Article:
I am writing to apply for The American Society of Human Genetics 2016 Genetics and Education Fellowship. I first encountered genetics in 2006, while working with my undergraduate advisor to identify snail species. My responsibility was straightforward— to isolate DNA. In the summer of 2008, I encountered genetics again while participating in the Summer Research Experience for Undergraduates (REU) at James Madison University. It was during a presentation on BRCA1 mutations in breast cancer that I realized the complexities of genetics. In fact, it was so complex I learned little. I left the presentation feeling overwhelmed and intimidated by both genetics and cancer research. Ironically, that overwhelming feeling stimulated much curiosity about genetics. In 2009, I began graduate studies at Howard University in the Department of Genetics and Human Genetics. Currently, I am preparing to defend my dissertation on the use of circulatory microRNAs as biomarkers for metabolic dysfunction and type 2 diabetes mellitus in African-American adults in April 2016.
As an educator, I am passionate about inspiring lifelong learning. The ability to inspire lifelong learning is essential to the success of the 21st century student. This becomes increasingly important in STEM disciplines, as our world is shaped by scientific discoveries. Genetics is at the forefront of many scientific breakthroughs. However, genetics is one of the subjects that repulse students with challenging concepts and principles that are often overly complicated by worn pedagogy and curriculum. As a teaching assistant in the Department of Biology at Howard University, I have witnessed this firsthand. There is a...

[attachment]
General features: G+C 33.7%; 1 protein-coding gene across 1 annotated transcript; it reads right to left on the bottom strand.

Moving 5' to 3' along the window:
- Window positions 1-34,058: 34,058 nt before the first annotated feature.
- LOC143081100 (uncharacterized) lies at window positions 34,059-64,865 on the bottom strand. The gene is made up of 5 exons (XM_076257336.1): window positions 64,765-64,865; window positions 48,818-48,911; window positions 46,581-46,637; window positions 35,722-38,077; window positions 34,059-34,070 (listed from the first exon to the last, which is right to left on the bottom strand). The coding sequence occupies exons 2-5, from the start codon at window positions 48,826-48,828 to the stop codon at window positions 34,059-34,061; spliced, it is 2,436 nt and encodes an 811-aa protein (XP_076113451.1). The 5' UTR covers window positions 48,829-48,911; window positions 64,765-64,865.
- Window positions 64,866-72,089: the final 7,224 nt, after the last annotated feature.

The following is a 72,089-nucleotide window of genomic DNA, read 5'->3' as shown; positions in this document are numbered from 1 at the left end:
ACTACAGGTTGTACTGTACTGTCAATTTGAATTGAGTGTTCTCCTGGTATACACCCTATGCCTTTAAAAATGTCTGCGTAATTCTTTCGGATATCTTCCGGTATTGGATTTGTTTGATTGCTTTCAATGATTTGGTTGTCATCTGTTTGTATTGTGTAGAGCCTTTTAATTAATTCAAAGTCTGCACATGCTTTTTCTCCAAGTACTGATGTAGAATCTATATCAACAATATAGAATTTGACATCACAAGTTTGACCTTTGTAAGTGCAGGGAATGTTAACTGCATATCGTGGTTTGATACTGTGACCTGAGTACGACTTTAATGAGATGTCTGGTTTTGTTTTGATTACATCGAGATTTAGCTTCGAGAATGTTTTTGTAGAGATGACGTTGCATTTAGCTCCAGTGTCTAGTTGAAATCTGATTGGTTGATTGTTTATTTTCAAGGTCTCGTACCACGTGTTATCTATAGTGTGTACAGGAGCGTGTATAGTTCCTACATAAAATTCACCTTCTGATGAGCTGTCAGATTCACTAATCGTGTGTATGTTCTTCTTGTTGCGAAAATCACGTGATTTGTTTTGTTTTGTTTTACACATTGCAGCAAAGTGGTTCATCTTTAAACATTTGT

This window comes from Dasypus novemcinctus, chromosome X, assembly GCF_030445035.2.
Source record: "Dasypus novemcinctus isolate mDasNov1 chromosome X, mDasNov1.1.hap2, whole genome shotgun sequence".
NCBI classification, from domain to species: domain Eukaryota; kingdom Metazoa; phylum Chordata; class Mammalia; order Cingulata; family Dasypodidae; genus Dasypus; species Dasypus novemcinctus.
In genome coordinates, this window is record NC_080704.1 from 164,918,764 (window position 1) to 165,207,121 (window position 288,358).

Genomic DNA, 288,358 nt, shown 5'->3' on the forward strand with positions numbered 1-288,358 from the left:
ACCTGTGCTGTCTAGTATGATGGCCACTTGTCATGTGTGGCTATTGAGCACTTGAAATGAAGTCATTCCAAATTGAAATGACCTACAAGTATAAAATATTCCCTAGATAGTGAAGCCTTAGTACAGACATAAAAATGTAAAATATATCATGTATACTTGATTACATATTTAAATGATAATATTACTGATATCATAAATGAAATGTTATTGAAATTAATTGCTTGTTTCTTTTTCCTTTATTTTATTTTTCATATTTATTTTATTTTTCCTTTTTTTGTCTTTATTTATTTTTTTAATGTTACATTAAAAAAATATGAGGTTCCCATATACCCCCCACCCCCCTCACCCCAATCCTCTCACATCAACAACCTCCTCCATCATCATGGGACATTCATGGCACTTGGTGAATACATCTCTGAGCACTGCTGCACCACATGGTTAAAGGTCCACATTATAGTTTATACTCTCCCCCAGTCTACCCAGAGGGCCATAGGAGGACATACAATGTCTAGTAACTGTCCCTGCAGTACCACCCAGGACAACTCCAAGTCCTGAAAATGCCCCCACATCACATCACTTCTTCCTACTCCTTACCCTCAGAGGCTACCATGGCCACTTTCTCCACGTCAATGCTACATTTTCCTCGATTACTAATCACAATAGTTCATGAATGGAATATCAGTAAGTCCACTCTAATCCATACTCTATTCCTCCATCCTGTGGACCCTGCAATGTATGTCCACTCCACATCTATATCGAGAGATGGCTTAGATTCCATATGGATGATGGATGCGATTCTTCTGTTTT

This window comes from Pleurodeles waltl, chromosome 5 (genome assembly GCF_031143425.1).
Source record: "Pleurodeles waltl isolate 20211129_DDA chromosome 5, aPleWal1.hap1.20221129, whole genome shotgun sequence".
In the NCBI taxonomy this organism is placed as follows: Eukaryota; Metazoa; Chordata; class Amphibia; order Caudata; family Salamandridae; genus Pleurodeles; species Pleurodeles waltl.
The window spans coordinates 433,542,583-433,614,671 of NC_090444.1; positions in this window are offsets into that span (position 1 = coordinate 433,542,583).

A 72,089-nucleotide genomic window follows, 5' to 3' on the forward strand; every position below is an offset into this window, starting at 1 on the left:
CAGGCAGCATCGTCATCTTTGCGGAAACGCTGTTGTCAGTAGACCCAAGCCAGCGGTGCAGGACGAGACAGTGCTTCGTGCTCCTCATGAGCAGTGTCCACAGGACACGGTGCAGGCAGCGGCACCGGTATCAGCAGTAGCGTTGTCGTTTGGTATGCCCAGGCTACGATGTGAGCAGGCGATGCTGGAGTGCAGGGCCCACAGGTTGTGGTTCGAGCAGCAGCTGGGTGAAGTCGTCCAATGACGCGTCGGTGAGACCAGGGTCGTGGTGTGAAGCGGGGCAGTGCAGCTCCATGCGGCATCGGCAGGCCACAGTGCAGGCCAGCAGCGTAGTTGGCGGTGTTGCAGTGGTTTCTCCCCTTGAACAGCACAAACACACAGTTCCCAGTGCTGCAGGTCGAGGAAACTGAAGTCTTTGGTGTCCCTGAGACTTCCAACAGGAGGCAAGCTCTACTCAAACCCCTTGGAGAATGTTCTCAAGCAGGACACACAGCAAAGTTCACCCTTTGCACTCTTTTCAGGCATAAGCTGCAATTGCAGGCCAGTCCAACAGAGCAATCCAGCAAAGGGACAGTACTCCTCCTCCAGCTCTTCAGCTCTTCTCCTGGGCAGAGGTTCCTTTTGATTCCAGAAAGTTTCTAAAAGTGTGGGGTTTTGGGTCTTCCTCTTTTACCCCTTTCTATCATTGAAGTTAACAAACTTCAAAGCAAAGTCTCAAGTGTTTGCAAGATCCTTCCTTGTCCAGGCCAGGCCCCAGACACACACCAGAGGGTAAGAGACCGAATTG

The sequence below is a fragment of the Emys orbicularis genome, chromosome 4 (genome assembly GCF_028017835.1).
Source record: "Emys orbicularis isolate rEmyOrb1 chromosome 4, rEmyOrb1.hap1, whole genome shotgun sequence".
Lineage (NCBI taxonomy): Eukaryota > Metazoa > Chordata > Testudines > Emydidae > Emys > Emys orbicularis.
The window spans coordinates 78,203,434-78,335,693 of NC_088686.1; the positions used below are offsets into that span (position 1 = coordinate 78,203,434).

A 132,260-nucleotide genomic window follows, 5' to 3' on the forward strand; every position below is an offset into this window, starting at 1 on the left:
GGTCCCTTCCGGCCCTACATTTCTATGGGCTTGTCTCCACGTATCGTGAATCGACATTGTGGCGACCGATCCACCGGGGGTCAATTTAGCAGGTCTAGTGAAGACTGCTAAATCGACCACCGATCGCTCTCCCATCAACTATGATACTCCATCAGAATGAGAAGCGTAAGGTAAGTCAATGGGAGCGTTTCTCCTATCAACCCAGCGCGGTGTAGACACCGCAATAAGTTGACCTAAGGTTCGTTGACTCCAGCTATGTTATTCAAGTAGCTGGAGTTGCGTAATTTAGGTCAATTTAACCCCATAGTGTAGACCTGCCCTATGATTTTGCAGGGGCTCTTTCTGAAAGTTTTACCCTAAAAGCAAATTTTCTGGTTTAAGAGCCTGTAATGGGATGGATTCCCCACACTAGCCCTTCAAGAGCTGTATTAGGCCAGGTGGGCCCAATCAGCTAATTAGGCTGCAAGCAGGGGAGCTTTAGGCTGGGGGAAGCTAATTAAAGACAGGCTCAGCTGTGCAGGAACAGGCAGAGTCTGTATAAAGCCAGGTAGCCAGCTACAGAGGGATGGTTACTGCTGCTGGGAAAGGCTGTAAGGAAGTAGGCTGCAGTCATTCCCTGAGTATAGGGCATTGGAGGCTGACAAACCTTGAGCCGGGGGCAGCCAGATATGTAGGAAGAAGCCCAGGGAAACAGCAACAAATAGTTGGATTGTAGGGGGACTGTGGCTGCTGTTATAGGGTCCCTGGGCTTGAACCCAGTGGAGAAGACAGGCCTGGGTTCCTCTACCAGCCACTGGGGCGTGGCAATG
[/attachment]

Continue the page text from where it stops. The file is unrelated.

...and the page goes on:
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...sue careers in STEM. This fellowship will further nurture my passion for both education and genetics. It is my goal to be a leading authority on how we teach and learn science. The experiences afforded by this fellowship will provide insight in developing innovative pedagogy and curriculums that exploit inquiry-based learning and the use of modern technology. The experiences gained during this fellowship will be instrumental in my success in academia as a future professor and university administrator, with a focus on improving learning outcomes for students in STEM. Moreover, it is my goal to develop programs that take STEM education into minority communities. This fellowship will be instrumental in developing creative methods and forms of communication that reach a broader demographic, all in an effort to inspire a new generation of geneticist to advance the field.
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